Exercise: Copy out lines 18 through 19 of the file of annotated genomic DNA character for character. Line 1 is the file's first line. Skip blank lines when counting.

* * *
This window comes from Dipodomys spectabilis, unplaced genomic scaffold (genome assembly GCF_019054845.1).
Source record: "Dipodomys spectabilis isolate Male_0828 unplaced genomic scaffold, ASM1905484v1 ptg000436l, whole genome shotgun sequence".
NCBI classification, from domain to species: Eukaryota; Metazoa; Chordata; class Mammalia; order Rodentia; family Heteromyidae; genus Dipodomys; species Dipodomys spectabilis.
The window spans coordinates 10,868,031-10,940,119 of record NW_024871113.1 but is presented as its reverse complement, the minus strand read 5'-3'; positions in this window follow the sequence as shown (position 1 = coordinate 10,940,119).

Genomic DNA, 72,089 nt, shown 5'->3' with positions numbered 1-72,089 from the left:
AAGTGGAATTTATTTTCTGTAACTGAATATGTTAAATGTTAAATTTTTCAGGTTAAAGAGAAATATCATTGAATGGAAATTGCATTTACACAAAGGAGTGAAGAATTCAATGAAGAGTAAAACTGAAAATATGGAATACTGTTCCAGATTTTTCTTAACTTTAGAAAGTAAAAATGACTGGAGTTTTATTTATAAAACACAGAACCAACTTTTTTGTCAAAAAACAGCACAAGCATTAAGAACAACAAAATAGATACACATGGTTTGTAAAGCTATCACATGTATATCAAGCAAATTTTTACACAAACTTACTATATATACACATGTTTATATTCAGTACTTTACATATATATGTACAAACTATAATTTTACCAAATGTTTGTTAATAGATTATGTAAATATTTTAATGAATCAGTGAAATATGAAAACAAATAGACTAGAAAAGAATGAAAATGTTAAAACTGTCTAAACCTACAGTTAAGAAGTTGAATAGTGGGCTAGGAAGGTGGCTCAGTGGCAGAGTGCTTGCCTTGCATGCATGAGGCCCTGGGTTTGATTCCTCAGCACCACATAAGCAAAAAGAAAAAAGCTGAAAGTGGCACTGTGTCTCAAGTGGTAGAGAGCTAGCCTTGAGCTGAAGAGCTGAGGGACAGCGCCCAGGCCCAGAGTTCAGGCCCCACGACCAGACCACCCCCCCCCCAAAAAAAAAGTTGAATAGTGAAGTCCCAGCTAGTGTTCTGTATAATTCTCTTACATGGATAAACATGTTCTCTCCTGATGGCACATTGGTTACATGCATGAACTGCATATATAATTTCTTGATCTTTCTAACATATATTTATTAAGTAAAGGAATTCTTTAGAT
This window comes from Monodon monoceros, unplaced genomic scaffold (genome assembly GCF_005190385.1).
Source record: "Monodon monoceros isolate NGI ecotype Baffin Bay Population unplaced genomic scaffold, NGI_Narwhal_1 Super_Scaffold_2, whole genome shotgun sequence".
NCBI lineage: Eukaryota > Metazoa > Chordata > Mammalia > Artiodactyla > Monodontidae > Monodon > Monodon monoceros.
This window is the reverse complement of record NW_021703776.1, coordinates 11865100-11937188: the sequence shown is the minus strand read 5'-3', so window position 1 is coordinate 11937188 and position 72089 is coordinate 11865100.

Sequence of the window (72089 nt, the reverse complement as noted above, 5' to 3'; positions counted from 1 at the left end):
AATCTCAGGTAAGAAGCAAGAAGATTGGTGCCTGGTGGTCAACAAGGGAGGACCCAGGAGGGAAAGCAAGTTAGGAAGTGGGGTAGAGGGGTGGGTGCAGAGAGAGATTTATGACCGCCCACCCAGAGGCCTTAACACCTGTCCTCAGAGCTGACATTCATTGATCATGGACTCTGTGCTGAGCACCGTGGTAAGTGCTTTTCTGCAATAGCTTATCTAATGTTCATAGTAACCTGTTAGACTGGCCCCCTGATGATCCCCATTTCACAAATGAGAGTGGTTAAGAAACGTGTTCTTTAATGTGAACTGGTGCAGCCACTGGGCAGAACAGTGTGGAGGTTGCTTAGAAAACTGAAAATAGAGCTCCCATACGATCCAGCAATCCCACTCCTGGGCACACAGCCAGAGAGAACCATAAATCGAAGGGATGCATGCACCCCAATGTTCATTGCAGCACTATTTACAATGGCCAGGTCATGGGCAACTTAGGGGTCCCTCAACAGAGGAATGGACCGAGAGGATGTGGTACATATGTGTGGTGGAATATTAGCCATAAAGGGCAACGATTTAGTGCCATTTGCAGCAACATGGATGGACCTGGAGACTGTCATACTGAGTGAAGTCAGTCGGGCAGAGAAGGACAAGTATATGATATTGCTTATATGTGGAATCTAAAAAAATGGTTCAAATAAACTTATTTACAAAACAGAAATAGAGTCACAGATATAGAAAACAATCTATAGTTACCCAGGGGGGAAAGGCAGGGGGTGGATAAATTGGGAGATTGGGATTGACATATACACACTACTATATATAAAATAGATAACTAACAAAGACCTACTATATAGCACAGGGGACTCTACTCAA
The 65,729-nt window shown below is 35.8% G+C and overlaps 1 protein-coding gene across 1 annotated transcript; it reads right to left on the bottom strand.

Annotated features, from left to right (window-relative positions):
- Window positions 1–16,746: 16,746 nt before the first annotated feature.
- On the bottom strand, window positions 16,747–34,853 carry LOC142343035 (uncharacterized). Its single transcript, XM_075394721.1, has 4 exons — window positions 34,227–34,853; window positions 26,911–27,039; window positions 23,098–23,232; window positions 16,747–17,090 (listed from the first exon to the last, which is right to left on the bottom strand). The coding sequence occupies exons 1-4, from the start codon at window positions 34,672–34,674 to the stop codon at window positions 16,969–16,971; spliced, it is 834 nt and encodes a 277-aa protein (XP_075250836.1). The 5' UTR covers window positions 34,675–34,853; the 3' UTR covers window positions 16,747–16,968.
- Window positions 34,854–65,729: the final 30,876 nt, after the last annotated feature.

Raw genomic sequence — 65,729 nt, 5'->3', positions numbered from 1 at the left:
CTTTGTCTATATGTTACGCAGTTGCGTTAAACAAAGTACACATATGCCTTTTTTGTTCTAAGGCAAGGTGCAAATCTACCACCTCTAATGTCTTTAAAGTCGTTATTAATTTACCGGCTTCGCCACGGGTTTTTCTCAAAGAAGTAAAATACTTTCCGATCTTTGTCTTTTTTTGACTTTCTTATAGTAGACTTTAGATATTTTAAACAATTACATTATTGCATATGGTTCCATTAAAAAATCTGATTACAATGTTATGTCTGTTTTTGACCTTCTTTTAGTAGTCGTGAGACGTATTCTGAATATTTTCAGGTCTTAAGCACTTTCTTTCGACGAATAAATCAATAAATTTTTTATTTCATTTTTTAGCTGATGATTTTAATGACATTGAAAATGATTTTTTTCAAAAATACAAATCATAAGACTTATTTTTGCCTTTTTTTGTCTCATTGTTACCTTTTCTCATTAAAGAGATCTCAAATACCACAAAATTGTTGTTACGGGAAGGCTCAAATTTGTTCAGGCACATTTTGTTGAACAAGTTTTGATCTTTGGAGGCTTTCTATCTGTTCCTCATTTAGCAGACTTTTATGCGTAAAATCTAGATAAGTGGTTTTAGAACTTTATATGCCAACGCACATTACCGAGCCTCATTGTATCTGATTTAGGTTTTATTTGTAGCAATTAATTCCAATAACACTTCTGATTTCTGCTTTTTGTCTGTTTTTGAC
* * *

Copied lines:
Raw genomic sequence — 65,729 nt, 5'->3', positions numbered from 1 at the left:
CTTTGTCTATATGTTACGCAGTTGCGTTAAACAAAGTACACATATGCCTTTTTTGTTCTAAGGCAAGGTGCAAATCTACCACCTCTAATGTCTTTAAAGTCGTTATTAATTTACCGGCTTCGCCACGGGTTTTTCTCAAAGAAGTAAAATACTTTCCGATCTTTGTCTTTTTTTGACTTTCTTATAGTAGACTTTAGATATTTTAAACAATTACATTATTGCATATGGTTCCATTAAAAAATCTGATTACAATGTTATGTCTGTTTTTGACCTTCTTTTAGTAGTCGTGAGACGTATTCTGAATATTTTCAGGTCTTAAGCACTTTCTTTCGACGAATAAATCAATAAATTTTTTATTTCATTTTTTAGCTGATGATTTTAATGACATTGAAAATGATTTTTTTCAAAAATACAAATCATAAGACTTATTTTTGCCTTTTTTTGTCTCATTGTTACCTTTTCTCATTAAAGAGATCTCAAATACCACAAAATTGTTGTTACGGGAAGGCTCAAATTTGTTCAGGCACATTTTGTTGAACAAGTTTTGATCTTTGGAGGCTTTCTATCTGTTCCTCATTTAGCAGACTTTTATGCGTAAAATCTAGATAAGTGGTTTTAGAACTTTATATGCCAACGCACATTACCGAGCCTCATTGTATCTGATTTAGGTTTTATTTGTAGCAATTAATTCCAATAACACTTCTGATTTCTGCTTTTTGTCTGTTTTTGAC